More foreign students are entering U.S. graduate schools and dominating in critical fields such as computer sciences and engineering, as enrollment by Americans remains sluggish, a survey released on Thursday found.
While overall first-time enrollment in graduate schools showed a slight rise of 1.8 percent between the autumn of 2011 and the autumn of 2012, after declining in the two previous years, the increase was strongly driven by a spike in enrollment by foreign students, the Survey of Graduate Enrollment and Degrees found.
The annual survey is produced jointly by the Council of Graduate Schools and the Graduate Record Examinations Board.
“Of particular concern here is that the decline continues to be notable in fields of compelling national need,” said Debra Stewart, president of the Council of Graduate Schools.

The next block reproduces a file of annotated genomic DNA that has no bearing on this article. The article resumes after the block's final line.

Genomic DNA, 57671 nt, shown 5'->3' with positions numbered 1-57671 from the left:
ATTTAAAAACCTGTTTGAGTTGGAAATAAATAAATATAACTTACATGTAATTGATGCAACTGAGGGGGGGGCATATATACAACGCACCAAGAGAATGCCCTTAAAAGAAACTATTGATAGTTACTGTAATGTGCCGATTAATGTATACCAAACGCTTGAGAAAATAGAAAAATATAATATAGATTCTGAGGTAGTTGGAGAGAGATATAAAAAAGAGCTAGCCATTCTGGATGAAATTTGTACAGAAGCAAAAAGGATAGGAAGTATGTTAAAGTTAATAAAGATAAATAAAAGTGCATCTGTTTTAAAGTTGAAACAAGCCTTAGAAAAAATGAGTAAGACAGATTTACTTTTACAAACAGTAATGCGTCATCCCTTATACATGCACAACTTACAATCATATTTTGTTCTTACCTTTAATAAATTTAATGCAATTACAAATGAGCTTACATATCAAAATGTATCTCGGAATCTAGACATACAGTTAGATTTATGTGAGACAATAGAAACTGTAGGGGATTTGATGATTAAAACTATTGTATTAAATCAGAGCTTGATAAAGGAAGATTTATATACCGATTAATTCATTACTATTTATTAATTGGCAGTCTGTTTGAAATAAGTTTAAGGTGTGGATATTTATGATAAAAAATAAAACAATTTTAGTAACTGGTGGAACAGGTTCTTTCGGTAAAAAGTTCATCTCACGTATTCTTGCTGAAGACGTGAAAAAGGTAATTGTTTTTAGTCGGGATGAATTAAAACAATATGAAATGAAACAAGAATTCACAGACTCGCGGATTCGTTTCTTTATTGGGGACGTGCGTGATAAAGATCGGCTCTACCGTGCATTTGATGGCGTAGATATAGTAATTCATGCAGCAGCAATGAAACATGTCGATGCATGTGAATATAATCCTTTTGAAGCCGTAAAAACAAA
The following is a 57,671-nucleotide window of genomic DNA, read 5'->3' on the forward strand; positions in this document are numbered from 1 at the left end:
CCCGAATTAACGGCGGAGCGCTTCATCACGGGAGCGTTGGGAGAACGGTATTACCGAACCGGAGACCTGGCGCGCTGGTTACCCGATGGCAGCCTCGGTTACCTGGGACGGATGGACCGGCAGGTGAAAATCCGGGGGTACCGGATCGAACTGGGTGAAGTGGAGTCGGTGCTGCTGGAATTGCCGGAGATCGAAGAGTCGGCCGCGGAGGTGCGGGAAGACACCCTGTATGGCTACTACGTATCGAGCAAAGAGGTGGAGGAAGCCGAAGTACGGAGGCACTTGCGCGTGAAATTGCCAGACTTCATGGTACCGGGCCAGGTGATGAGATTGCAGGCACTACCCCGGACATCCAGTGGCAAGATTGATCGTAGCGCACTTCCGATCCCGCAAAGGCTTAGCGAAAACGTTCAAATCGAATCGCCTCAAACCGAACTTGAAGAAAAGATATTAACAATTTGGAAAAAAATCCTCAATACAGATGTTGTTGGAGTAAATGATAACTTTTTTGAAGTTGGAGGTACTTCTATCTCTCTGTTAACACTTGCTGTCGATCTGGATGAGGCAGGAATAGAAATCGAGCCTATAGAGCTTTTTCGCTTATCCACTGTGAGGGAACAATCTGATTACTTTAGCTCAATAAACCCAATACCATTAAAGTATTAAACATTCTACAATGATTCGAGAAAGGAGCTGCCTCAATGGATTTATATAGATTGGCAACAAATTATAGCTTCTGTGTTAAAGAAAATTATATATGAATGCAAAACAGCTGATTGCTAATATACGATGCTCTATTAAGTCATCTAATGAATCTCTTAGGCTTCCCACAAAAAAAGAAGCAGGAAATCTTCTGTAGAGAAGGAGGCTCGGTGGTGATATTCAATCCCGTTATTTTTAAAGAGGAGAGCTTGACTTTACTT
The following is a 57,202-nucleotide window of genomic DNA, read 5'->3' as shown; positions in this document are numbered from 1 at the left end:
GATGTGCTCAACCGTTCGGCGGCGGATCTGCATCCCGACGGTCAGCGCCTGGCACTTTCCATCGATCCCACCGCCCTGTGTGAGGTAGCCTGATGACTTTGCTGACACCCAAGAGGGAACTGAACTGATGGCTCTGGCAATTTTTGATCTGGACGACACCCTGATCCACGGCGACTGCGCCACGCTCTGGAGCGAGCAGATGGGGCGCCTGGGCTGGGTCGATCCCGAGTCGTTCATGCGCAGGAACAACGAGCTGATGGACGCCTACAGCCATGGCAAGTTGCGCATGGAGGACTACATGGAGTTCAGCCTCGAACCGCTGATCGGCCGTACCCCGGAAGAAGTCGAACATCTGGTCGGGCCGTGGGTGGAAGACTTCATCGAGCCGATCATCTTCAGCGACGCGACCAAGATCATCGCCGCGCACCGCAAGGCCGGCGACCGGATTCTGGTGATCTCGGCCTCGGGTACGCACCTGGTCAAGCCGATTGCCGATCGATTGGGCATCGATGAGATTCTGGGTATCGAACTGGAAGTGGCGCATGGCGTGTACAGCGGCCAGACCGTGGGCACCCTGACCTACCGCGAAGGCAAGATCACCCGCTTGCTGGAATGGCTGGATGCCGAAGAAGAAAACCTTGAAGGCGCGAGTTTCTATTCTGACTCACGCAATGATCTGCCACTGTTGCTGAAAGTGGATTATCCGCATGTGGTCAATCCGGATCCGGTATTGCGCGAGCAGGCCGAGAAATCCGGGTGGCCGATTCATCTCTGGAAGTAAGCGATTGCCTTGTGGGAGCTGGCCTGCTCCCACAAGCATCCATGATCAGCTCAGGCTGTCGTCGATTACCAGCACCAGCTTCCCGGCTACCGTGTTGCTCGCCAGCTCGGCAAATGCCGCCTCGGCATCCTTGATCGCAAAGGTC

The worry is that foreign students educated in the United States will bring the technical expertise back to their home countries, and not contribute as much to U.S. economic development.
Stewart said the global leadership position of the United States in research and innovation could be in jeopardy if nothing is done to encourage graduate education, which is projected to be a future driver of the U.S. economy.